At age 5, Horner began studying piano and by age 24, he started composing music for film, with almost 160 film credits to his name as a composer, he leaves behind a legacy with his music.
As a tribute, I’m going to share just five of my favourite pieces; it was no easy feat choosing them, which once again highlights the breadth of his talent.
1. Star Trek II: Wrath of Khan (1982)
James Horner wrote the music for Star Trek II: Wrath of Khan (1982) at the age of 28, he even reworked the classic Star Trek television series opening theme. The entire soundtrack is one of my all time favourites, as the music perfectly captures the mood of the character or the scene. I always feel something, whether that’s adventure, curiosity, wonder, happiness or sadness; who didn’t shed a tear at his flourishing rendition of Amazing Grace?
The Genesis Cave captures a mysterious beauty, we’re discovering new worlds through the music alone, and this leads into one of my favourites The Battle in the Mutara Nebula, which is packed full of excitement as we witness Khan’s theme, who is in command of the Reliant, battle with the main theme, which is representative of Kirk’s Enterprise as the cat and mouse chase ensues. The final third is a real crowd pleaser and helps to propel the action that we’re seeing on screen.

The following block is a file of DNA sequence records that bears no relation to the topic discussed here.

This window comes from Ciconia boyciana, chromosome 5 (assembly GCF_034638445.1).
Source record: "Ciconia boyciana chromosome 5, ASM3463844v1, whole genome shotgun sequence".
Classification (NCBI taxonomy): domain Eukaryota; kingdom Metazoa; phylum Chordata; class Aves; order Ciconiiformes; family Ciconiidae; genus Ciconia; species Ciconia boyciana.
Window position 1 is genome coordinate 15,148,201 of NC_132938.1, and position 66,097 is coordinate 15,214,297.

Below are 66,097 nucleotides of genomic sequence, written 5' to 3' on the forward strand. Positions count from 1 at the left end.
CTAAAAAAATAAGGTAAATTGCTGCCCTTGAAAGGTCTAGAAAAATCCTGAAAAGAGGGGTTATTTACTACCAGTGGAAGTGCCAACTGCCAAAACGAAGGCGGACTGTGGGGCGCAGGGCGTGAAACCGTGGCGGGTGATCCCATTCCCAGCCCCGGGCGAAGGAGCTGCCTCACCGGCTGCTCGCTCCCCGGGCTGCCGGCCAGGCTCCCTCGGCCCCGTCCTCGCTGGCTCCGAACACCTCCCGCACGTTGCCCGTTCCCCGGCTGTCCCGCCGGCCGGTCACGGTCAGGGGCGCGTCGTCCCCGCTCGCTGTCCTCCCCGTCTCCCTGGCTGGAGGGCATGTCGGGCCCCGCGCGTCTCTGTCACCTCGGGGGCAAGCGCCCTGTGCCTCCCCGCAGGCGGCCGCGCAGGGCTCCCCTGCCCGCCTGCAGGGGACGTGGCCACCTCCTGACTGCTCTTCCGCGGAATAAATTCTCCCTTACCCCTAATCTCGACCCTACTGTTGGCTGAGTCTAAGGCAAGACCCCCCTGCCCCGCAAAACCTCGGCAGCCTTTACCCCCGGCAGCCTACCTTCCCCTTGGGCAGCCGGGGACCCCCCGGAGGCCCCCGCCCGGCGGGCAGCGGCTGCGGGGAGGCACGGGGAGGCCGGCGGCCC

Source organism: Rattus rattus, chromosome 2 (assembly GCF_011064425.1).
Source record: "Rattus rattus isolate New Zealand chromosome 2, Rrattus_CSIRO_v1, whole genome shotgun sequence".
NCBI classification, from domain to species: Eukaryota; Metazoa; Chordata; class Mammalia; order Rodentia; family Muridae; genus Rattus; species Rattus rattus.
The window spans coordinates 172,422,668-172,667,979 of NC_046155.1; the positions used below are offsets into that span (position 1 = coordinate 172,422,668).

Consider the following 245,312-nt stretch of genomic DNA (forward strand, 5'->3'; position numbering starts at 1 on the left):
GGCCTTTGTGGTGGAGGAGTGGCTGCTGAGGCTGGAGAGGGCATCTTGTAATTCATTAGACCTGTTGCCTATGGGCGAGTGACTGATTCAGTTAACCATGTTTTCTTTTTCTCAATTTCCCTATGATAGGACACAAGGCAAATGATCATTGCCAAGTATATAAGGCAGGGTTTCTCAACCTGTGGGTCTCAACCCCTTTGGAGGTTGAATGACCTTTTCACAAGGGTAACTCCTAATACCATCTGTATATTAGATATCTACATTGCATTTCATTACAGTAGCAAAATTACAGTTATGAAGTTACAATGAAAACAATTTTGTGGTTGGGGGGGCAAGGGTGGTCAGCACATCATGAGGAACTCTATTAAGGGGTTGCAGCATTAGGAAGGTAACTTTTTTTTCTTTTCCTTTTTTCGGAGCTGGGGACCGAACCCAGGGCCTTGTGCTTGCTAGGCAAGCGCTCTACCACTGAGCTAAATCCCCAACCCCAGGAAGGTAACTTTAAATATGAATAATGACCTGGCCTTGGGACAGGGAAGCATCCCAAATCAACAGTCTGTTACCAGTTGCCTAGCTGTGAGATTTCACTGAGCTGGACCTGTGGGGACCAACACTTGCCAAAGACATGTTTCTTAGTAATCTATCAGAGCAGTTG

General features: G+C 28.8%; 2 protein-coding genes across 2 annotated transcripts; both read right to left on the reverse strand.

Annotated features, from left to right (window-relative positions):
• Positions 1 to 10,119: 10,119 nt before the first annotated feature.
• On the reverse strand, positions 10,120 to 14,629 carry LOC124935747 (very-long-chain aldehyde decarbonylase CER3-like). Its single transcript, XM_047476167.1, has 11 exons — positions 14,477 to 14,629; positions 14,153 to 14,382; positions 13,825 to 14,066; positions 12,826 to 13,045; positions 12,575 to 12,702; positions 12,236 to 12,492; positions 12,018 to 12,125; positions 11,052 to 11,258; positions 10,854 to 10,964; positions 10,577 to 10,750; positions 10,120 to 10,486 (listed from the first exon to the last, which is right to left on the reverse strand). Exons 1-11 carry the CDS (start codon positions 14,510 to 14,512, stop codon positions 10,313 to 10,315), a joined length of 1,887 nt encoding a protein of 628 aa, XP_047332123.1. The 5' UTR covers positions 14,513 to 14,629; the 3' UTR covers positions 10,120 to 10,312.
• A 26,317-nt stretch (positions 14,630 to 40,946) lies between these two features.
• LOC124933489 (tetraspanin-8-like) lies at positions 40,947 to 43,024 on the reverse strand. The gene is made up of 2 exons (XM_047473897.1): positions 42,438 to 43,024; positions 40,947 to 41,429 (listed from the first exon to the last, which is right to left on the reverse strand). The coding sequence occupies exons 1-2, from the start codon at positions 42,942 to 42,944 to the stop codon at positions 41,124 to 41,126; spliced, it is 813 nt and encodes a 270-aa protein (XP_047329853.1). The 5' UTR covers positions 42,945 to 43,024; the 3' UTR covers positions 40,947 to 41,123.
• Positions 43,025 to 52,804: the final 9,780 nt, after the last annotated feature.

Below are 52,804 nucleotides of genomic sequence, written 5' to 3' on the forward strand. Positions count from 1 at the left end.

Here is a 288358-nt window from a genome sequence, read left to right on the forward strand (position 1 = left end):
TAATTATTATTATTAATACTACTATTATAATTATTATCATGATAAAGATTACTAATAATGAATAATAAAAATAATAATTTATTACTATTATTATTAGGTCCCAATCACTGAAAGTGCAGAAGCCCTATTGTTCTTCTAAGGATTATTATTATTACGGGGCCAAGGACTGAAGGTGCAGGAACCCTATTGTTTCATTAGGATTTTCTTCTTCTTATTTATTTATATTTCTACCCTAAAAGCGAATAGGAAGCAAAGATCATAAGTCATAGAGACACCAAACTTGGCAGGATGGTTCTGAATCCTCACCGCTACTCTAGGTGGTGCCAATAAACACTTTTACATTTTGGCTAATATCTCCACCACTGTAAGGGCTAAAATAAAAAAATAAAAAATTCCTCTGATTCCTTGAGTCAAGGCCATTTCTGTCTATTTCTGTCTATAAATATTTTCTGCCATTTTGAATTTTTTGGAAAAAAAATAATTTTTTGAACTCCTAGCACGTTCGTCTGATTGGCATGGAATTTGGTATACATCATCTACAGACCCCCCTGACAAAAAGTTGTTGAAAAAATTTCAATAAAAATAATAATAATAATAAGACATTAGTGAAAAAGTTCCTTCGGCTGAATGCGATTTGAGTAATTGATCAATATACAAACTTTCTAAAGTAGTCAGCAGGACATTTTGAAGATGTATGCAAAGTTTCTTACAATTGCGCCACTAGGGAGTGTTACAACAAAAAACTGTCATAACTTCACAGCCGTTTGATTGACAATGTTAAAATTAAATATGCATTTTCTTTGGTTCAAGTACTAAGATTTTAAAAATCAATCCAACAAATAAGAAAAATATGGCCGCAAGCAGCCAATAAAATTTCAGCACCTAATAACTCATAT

2. Titanic (1997)
Here’s the big one! Horner won his “Best Original Score” Oscar for the work that he did on Titanic (1997), and the complete soundtrack became one of the all-time best sellers. The piece that I have included is “Rose”, which is heard best during the most famous “I’m Flying” scene. The heroism is felt as the music gently builds and then… freedom with Celtic leanings at the beginning and closing of the piece, sparking waves of nostalgia.
3. Aliens (1986)
Horner received the first of ten Oscar nominations for his thrilling work on the Alien (1979) sequel. The main orchestral military style thread is interrupted by sudden and abrupt sounds, conveying a sense of menace and adding to the tension of this science fiction adventure.
4. Braveheart (1995)
Braveheart (1995) was the second of three collaborations that Horner had with director Mel Gibson. He composed and conducted the London Symphony Orchestra to craft the achingly beautiful, Celtic influenced, Oscar-nominated score, which was up for an Oscar, BAFTA and Golden Globe awards.
5. An American Tail (1986)
Horner composed a lot of music for children’s films too, some notable mentions for Casper (1995), Batteries Not Included (1987) and The Land Before Time (1989), proving that he really could cater for everyone! I couldn’t resist including this number from An American Tail (1986), which was nominated for “Best Song”, and is just pure magic. This is a wistful piece that is full of heart and innocence, helping to elevate the overall charm of the entire film.
The world became a lot less talented today, rest in peace James Horner (1953-2015).
Which are your favourite scores by James Horner?